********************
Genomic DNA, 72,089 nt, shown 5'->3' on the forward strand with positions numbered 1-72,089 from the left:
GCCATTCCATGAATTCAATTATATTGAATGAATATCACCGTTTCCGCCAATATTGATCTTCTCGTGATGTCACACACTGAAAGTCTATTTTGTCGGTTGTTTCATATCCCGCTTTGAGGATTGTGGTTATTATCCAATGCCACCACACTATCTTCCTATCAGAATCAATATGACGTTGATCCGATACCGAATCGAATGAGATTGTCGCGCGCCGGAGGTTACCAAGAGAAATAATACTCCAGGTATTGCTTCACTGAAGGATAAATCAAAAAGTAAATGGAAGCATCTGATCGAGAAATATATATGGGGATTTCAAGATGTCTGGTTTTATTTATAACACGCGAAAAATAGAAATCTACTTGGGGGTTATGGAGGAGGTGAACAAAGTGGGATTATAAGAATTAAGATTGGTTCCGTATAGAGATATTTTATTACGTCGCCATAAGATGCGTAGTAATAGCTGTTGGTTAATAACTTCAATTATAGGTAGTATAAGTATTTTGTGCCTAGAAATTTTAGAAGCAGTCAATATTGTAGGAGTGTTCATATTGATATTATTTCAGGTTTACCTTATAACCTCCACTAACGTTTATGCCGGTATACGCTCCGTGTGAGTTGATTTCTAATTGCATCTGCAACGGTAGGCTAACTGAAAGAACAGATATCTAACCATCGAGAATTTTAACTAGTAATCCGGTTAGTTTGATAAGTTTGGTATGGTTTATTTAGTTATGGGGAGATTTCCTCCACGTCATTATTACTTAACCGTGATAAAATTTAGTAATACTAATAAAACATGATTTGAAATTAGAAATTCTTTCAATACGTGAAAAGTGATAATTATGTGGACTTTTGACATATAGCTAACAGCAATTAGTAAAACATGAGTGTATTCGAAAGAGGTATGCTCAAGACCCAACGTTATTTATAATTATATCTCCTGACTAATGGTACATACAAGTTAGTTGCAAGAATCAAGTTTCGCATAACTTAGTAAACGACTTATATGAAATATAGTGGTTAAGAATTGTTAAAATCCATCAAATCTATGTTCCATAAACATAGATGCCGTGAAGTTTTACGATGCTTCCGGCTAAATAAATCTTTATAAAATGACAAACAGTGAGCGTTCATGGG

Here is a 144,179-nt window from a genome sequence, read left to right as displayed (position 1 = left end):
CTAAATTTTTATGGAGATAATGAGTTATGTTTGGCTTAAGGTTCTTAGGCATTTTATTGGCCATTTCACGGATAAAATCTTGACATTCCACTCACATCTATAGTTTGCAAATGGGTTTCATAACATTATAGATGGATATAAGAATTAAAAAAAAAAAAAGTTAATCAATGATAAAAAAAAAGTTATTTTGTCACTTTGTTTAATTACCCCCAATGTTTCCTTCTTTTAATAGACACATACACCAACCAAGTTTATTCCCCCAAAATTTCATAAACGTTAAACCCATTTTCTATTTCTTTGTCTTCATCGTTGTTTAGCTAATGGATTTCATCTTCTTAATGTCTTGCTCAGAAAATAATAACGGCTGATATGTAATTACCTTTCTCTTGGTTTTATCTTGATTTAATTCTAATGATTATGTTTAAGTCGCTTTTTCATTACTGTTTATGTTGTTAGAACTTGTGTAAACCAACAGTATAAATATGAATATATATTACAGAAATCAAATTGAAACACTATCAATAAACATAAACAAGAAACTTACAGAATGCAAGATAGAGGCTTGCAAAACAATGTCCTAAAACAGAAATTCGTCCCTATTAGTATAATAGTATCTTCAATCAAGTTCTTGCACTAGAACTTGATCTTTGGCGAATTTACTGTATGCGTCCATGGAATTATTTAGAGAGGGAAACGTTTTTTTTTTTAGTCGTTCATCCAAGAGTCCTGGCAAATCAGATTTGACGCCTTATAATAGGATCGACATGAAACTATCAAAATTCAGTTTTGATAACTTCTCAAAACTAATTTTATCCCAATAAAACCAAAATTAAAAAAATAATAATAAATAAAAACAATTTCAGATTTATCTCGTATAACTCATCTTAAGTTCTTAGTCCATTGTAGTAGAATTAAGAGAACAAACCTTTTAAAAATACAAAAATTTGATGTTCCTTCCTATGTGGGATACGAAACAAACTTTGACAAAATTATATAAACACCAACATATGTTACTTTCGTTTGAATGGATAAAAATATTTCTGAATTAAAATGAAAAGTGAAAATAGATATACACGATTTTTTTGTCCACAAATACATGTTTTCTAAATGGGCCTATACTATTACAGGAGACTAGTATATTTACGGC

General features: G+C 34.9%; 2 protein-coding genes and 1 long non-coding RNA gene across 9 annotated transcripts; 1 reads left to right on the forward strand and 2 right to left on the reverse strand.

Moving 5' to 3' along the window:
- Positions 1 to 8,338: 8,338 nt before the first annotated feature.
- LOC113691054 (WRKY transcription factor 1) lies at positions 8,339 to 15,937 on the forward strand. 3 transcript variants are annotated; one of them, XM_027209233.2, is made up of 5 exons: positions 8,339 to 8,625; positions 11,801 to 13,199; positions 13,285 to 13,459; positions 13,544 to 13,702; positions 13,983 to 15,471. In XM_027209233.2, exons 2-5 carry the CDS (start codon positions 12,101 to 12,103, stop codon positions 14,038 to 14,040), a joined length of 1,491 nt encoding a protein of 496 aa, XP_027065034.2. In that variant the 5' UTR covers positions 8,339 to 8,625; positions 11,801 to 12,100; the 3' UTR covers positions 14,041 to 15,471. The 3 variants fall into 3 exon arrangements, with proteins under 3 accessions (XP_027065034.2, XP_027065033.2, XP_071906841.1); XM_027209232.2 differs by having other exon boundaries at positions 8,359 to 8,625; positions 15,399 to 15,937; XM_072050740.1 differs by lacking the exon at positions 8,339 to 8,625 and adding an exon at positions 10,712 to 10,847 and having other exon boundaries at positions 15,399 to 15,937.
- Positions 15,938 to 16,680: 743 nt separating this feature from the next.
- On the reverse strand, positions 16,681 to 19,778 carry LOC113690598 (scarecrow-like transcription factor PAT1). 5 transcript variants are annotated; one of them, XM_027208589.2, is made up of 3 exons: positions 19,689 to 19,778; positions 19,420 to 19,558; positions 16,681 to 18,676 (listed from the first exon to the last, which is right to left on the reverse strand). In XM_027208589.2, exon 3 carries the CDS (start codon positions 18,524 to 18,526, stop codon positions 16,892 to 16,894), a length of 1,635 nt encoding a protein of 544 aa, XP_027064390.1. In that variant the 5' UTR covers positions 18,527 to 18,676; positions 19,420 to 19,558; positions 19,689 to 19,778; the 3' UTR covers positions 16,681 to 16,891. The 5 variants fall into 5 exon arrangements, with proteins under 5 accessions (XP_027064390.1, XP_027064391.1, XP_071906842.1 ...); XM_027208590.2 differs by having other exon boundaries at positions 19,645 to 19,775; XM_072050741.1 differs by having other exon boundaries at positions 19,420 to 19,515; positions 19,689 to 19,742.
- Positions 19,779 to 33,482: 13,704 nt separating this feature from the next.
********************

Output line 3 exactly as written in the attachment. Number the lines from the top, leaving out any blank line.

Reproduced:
Here is a 144,179-nt window from a genome sequence, read left to right as displayed (position 1 = left end):